Regulatory Takings Law: Ninth Circuit Panel Holds A Mobile Home Rent Control Ordinance Is Subject To A "Facial Challenge" And Awards Compensation To Property Owners
Guggenheim v. City of Goleta (9th Circuit, No. 06-56306, 9/28/2009).
By Dave Lanferman and Deborah Rosenthal
According to a panel of the federal Ninth Circuit Court of Appeal, the City of Goleta owes compensation to mobile home park owners for economic losses resulting from the enactment of a mobile home rent control ordinance. In Guggenheim v. City of Goleta, the panel held that, on its face, the rent control ordinance effectuated a “naked transfer” of approximately 90% of the value of the property from the park owner to the tenants. The court declared that “a facial challenge [to an ordinance] exists as a viable legal claim” under the ad hoc, multi-factor standards first described by the U. S. Supreme Court in 1978, in Penn Central v. City of New York (1978) (438 U.S. 104). Based on the unusual circumstances of this case, the court addressed the merits of the claim and found that this severe loss of value was a compensable regulatory “taking,” even though the park owners continued to earn positive annual returns.
“Regulatory takings” litigation involves claims, usually by property owners or developers, that land use regulations decrease use or value to such an extent as to “take” property interests and require payment of “just compensation” under the Fifth Amendment to the U. S. Constitution and similar state constitutional guarantees. A “facial challenge” is based on a claim that the mere enactment of the regulation constitutes a compensable taking of protected rights or interests. Regulations that diminish, but do not wipe out, property values are analyzed under Penn Central.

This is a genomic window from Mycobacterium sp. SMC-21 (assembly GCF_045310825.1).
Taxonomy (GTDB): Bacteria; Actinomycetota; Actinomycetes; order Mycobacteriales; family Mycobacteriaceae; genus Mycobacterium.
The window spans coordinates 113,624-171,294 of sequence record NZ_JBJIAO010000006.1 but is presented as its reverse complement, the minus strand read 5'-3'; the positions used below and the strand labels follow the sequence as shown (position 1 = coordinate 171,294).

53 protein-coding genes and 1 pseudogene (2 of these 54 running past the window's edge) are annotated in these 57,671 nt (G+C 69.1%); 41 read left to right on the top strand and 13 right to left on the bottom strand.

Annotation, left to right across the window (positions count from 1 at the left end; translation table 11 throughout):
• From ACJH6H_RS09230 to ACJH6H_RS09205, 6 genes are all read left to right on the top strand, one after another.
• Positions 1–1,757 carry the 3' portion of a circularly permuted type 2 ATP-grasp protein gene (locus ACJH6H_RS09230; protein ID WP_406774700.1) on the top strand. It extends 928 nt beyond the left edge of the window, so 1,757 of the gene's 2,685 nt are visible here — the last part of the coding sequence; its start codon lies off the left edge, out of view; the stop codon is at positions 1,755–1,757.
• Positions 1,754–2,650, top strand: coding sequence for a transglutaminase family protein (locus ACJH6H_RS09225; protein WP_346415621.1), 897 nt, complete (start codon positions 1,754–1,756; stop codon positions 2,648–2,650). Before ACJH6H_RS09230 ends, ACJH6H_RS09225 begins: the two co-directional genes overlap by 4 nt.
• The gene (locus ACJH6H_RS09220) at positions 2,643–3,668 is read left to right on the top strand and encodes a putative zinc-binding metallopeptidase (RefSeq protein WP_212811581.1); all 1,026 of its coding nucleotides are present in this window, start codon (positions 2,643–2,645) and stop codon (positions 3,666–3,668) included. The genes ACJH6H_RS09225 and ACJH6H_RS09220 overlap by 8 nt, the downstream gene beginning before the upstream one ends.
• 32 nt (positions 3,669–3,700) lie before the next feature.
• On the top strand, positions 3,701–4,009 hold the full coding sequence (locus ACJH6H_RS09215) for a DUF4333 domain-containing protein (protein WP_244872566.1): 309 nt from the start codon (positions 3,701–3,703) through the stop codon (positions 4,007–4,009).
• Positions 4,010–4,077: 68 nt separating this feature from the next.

The Guggenheim decision addressed many of the most hotly debated issues in current regulatory takings law. In most such cases, procedural hurdles keep plaintiffs out of federal court, on the ground that their claims are not “ripe” for review until there is a final state court decision under the still controversial Williamson County v. Hamilton Bank (1985) 473 U.S. 172. The court majority concluded that “the unusual and lengthy development of the case” (including two earlier rounds of litigation in federal court and at least one round in state court) allowed the court to address the merits of the owner’s claims for the first time.
The opinion broke new ground by holding that a “facial challenge” to a regulation can be pursued as a taking under Penn Central. The majority opinion, by Judge Bybee, addressed and analyzed a wide range of takings issues, including:
- Standing: The court held that the plaintiffs had standing to raise the facial challenge, even though they had purchased the mobile home park long after it was subject to the County’s mobile home rent control. The court distinguished cases denying standing to plaintiffs in facial challenges where the plaintiffs came to the property after the regulations were in place, and held that the owners here had demonstrated “actual injury” from the ordinance. [Note: the City did not raise standing in the District Court, which many have affected the result.]